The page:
Middleware for Sensor networks
Salma Ahmed
Student No. 5836385
 Introduction to Wireless Sensor networks
 Applications of Wireless Sensor networks
 Middleware for WSN
 Middleware Challenges for WSN
 Middleware Approaches for WSN
 Comparison between Middleware Approaches
 Mires- A Message oriented Middleware approach
 Conclusion
 References
 Proposed questions
Introduction of Wireless Sensor Network
Wireless Sensor Network is a form of ad-hoc network consisting of
large number of heterogeneous tiny sensors with
communication, processing and storage capabilities to monitor
physical or environmental conditions such as temperature,
sound, vibration & pressure.
WSN architecture
 A network is formed by hundred to thousand of sensor nodes.
 Sensor nodes are responsible for collecting environmental
information and sending it towards a sink node, which receives the
information gathered by the network and delivers it to the enduser.
Applications of Wireless Sensor Networks
 Area Monitoring
- Air pollution monitoring, greenhouse monitoring, landslide
 Industrial monitoring
- Machine health monitoring
 Military applications
- battlefield surveillance, target detection, biological & nuclear attack
 Environmental Surveillance
- forest fire detection, flood detection
 Medical monitoring
- drug administration, monitor human physiological data
 Structural monitoring
Medical Monitoring
Middleware for WSN
What is it?
It is a software infrastructure that glues together the
networking hardware, operating system, network stacks and
applications. It sits between the operating system and the
application domain.
 Supports the development, maintenance, deployment and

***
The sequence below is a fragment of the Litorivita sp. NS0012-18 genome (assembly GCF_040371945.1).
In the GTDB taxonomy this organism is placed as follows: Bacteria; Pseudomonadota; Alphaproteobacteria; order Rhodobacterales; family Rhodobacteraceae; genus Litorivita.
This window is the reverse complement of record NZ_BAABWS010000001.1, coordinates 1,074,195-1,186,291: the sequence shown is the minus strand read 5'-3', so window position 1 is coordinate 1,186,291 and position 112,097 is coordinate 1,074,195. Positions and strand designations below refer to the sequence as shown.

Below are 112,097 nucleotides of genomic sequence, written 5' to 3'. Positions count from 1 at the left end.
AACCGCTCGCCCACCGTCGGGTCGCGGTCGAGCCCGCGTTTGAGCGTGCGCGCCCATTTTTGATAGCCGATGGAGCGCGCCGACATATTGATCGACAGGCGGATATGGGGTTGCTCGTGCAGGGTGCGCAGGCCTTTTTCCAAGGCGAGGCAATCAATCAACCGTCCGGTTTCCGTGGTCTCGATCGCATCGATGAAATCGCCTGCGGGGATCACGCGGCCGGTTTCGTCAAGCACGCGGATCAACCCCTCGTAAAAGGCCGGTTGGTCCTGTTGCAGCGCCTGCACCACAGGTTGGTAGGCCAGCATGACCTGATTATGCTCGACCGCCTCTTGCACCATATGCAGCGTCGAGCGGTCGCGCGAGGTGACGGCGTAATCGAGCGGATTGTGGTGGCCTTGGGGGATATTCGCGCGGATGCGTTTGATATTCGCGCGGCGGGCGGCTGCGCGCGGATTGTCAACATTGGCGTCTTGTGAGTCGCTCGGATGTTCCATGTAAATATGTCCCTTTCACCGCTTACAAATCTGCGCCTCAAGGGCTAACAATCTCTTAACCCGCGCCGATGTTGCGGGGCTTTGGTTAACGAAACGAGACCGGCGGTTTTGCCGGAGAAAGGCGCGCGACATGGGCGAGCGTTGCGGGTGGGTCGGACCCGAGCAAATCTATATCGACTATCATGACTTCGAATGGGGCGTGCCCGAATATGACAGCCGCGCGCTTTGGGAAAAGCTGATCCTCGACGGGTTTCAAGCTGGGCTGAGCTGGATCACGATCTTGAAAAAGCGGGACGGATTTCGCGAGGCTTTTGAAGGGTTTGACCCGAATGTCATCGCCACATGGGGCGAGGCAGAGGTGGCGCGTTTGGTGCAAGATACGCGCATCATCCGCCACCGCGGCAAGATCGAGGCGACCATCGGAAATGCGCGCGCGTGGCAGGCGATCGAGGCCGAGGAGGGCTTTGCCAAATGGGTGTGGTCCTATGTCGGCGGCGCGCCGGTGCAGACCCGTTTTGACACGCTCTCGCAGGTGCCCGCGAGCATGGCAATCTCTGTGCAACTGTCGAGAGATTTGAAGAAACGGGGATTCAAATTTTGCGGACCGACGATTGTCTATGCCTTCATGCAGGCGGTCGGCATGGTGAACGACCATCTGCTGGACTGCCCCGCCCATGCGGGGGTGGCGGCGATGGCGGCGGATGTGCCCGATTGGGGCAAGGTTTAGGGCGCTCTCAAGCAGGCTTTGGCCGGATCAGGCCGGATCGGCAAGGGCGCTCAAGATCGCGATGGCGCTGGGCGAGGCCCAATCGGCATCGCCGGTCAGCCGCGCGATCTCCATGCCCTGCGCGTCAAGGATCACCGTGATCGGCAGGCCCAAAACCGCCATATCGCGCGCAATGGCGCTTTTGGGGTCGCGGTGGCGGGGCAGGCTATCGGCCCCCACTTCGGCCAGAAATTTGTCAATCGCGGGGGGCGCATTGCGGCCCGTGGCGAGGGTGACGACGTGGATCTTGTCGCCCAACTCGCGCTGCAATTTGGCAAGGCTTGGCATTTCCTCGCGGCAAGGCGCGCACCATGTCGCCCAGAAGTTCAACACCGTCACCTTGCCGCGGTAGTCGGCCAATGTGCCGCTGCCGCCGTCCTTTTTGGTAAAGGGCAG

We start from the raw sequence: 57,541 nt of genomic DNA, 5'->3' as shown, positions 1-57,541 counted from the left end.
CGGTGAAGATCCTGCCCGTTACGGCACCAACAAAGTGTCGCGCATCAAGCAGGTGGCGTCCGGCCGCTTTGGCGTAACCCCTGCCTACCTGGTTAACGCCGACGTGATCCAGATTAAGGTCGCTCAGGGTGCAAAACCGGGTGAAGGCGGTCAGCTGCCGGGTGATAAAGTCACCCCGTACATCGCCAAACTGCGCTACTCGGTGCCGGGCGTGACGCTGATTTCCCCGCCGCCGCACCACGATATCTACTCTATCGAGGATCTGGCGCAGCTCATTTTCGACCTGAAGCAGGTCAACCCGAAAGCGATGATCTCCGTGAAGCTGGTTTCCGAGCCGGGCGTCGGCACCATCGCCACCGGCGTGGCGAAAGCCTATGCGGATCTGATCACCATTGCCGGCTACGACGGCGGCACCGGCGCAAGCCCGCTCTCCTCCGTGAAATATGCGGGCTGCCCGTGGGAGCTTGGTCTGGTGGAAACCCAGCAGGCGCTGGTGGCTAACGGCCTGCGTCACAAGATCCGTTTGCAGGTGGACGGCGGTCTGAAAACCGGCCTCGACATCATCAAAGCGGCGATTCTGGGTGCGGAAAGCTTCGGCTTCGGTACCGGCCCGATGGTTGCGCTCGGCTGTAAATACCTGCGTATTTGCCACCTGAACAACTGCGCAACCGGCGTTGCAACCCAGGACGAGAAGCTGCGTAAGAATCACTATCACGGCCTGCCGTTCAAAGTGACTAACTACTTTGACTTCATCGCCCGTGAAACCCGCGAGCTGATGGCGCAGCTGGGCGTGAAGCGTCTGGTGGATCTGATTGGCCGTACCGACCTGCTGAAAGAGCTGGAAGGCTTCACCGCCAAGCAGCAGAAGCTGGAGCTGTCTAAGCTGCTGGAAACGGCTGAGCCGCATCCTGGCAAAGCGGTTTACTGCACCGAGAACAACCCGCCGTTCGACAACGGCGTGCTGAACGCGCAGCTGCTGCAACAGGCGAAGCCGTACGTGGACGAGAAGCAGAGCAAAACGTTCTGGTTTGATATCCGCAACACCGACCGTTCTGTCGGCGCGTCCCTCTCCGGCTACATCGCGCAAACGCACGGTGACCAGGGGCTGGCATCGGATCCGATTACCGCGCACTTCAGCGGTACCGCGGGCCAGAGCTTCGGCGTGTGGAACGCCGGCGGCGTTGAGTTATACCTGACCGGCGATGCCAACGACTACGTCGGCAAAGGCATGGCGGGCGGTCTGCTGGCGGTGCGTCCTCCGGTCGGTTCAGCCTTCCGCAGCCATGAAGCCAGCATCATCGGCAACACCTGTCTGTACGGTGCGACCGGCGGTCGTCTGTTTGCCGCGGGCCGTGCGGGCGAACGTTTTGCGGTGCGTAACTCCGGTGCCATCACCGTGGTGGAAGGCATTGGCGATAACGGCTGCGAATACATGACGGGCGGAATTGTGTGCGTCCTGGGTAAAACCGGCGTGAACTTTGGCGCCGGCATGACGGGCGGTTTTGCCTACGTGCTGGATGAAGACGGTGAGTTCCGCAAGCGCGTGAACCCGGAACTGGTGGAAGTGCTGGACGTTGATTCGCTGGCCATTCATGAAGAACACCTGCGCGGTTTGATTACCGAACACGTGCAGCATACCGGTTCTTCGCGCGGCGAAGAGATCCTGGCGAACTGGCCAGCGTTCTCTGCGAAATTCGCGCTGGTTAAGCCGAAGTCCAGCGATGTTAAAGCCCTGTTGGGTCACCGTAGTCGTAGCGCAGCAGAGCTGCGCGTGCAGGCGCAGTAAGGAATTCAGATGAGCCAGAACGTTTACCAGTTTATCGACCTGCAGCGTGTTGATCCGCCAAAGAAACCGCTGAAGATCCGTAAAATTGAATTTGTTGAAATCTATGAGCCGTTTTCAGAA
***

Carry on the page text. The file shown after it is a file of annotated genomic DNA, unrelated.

execution of sensing based applications.
 Facilitates scalability, interoperability, deployment &
development of applications.
Middleware Provides
 Standardized system services to diverse applications.
 A runtime environment that can support and coordinate
multiple applications.
 Mechanisms to achieve adaptive and efficient utilization of
system resources.
Middleware Challenges for WSN
Challenges of middleware arises due to changing environments,
wireless access & energy limitations.
 Limited power and resources
- Due to the advent of microelectronics, miniaturized devices are
increasing which possesses limited energy & memory (e.g. CPU &
- Middleware should provide mechanisms for efficient processor &
memory use while enabling lower-power communication and prolong
sensor node lifetime(e.g. Cougar)
 Heterogeneity
- Middleware should provide low-level programming models to bridge
the gap between hardware technology’s raw potentials and necessary
board activities such as reconfiguration, execution & communication.
- Middleware has to support system mechanisms interfacing various
types of hardware & networks (e.g. TinyDB, Mires)
 Scalability, mobility & dynamic network topology
- Middleware for sensor networks must be scalable enough in terms of no.
of nodes, no. of users etc. to operate over long period of time.
- Middleware should maintain performance and robust operation while
network changes dynamically.
 Real world integration
- WSN applications are real time oriented where the environment is always
changing including time and space.
- Middleware should provide real time services to adapt to the changes and
provide consistent data.
 Application knowledge
- WSN middleware have limited resource availability and therefore it cannot
support variety of applications across the network.
- Middleware should integrate application knowledge into the services
 Adaptability
- Middleware for sensor networks must support algorithms that have
adaptive performance.
 Data centricity
- In WSN, the user application is not interested in the identity of the node
but the data it produces. In a case where a set of nodes is deployed to